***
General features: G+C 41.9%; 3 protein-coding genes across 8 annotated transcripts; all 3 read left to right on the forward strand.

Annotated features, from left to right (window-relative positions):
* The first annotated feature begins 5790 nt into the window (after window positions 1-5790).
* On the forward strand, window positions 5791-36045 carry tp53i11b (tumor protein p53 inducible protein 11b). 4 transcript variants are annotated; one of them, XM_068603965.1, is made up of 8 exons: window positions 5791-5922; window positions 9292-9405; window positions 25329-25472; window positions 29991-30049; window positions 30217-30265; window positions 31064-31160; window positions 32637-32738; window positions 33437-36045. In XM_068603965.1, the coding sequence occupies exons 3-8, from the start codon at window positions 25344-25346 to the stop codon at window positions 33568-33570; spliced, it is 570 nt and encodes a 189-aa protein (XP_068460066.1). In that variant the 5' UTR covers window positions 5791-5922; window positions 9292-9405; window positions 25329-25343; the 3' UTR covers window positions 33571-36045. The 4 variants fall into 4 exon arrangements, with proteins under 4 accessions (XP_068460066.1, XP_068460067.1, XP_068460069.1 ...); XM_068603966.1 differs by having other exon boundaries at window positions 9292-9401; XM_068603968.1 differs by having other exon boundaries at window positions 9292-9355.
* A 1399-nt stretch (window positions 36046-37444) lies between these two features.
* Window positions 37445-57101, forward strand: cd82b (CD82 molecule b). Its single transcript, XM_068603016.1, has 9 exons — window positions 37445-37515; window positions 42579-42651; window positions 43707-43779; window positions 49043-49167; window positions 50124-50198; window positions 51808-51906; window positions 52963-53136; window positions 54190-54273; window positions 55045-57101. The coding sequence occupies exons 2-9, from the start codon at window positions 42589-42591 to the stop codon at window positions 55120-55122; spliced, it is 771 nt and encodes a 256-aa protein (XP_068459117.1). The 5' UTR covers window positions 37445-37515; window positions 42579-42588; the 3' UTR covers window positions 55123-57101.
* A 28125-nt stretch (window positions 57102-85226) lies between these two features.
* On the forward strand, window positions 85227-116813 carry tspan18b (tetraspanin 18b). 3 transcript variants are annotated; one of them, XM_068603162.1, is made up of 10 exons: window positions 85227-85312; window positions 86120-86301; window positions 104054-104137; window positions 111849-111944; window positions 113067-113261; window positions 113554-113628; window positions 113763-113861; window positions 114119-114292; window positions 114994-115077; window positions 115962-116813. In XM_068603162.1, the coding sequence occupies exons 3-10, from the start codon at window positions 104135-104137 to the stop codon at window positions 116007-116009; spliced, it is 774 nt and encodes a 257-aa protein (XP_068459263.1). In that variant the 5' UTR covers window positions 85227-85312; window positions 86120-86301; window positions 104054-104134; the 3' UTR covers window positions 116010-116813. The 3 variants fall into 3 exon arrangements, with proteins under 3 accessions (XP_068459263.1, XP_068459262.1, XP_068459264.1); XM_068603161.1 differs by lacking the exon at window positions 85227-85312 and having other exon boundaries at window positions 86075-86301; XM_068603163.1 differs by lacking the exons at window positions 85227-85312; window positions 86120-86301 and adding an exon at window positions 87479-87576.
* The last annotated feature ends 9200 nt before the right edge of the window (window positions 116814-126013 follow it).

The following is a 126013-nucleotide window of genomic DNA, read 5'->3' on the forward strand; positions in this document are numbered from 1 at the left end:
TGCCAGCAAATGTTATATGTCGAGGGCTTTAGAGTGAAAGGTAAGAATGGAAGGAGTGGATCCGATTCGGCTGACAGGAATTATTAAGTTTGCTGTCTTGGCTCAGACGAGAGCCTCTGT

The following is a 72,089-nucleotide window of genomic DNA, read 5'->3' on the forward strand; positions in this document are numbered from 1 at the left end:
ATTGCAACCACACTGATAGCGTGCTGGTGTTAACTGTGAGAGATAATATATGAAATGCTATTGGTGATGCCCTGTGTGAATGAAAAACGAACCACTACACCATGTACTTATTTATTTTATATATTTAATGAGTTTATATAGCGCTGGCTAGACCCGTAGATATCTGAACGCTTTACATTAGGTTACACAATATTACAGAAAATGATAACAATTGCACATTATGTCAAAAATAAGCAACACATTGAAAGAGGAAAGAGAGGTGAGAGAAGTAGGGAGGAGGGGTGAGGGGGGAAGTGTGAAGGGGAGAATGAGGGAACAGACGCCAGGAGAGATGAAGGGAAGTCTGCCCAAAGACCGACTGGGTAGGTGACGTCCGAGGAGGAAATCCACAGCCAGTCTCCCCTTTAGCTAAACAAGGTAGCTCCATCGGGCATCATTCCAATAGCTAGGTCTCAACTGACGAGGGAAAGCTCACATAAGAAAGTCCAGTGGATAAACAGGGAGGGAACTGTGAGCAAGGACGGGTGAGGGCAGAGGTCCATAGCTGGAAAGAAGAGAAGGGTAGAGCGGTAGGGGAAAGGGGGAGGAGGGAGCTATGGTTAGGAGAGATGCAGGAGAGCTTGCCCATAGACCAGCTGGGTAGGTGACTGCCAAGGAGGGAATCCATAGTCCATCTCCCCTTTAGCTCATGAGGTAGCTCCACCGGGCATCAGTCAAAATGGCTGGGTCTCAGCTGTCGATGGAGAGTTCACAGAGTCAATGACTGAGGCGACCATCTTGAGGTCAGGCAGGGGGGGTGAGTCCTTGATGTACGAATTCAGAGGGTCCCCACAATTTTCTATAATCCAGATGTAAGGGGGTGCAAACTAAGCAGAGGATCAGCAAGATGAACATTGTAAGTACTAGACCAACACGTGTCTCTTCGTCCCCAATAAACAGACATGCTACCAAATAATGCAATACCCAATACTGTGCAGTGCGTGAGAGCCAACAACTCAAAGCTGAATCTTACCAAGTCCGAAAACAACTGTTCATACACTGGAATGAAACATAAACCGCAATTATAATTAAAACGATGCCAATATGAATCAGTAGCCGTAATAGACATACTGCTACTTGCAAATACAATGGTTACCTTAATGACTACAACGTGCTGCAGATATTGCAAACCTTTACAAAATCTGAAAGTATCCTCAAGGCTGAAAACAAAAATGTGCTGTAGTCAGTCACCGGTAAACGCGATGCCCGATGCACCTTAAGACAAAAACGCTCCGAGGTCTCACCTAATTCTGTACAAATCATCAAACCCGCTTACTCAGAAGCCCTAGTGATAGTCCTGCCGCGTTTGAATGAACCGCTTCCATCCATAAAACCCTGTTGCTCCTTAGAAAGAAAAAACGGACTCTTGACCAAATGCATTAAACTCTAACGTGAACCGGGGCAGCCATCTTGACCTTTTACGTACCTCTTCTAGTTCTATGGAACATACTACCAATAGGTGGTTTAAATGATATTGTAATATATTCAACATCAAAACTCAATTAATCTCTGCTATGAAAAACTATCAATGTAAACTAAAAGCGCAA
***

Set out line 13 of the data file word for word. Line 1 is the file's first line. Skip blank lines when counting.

ATTGCAACCACACTGATAGCGTGCTGGTGTTAACTGTGAGAGATAATATATGAAATGCTATTGGTGATGCCCTGTGTGAATGAAAAACGAACCACTACACCATGTACTTATTTATTTTATATATTTAATGAGTTTATATAGCGCTGGCTAGACCCGTAGATATCTGAACGCTTTACATTAGGTTACACAATATTACAGAAAATGATAACAATTGCACATTATGTCAAAAATAAGCAACACATTGAAAGAGGAAAGAGAGGTGAGAGAAGTAGGGAGGAGGGGTGAGGGGGGAAGTGTGAAGGGGAGAATGAGGGAACAGACGCCAGGAGAGATGAAGGGAAGTCTGCCCAAAGACCGACTGGGTAGGTGACGTCCGAGGAGGAAATCCACAGCCAGTCTCCCCTTTAGCTAAACAAGGTAGCTCCATCGGGCATCATTCCAATAGCTAGGTCTCAACTGACGAGGGAAAGCTCACATAAGAAAGTCCAGTGGATAAACAGGGAGGGAACTGTGAGCAAGGACGGGTGAGGGCAGAGGTCCATAGCTGGAAAGAAGAGAAGGGTAGAGCGGTAGGGGAAAGGGGGAGGAGGGAGCTATGGTTAGGAGAGATGCAGGAGAGCTTGCCCATAGACCAGCTGGGTAGGTGACTGCCAAGGAGGGAATCCATAGTCCATCTCCCCTTTAGCTCATGAGGTAGCTCCACCGGGCATCAGTCAAAATGGCTGGGTCTCAGCTGTCGATGGAGAGTTCACAGAGTCAATGACTGAGGCGACCATCTTGAGGTCAGGCAGGGGGGGTGAGTCCTTGATGTACGAATTCAGAGGGTCCCCACAATTTTCTATAATCCAGATGTAAGGGGGTGCAAACTAAGCAGAGGATCAGCAAGATGAACATTGTAAGTACTAGACCAACACGTGTCTCTTCGTCCCCAATAAACAGACATGCTACCAAATAATGCAATACCCAATACTGTGCAGTGCGTGAGAGCCAACAACTCAAAGCTGAATCTTACCAAGTCCGAAAACAACTGTTCATACACTGGAATGAAACATAAACCGCAATTATAATTAAAACGATGCCAATATGAATCAGTAGCCGTAATAGACATACTGCTACTTGCAAATACAATGGTTACCTTAATGACTACAACGTGCTGCAGATATTGCAAACCTTTACAAAATCTGAAAGTATCCTCAAGGCTGAAAACAAAAATGTGCTGTAGTCAGTCACCGGTAAACGCGATGCCCGATGCACCTTAAGACAAAAACGCTCCGAGGTCTCACCTAATTCTGTACAAATCATCAAACCCGCTTACTCAGAAGCCCTAGTGATAGTCCTGCCGCGTTTGAATGAACCGCTTCCATCCATAAAACCCTGTTGCTCCTTAGAAAGAAAAAACGGACTCTTGACCAAATGCATTAAACTCTAACGTGAACCGGGGCAGCCATCTTGACCTTTTACGTACCTCTTCTAGTTCTATGGAACATACTACCAATAGGTGGTTTAAATGATATTGTAATATATTCAACATCAAAACTCAATTAATCTCTGCTATGAAAAACTATCAATGTAAACTAAAAGCGCAA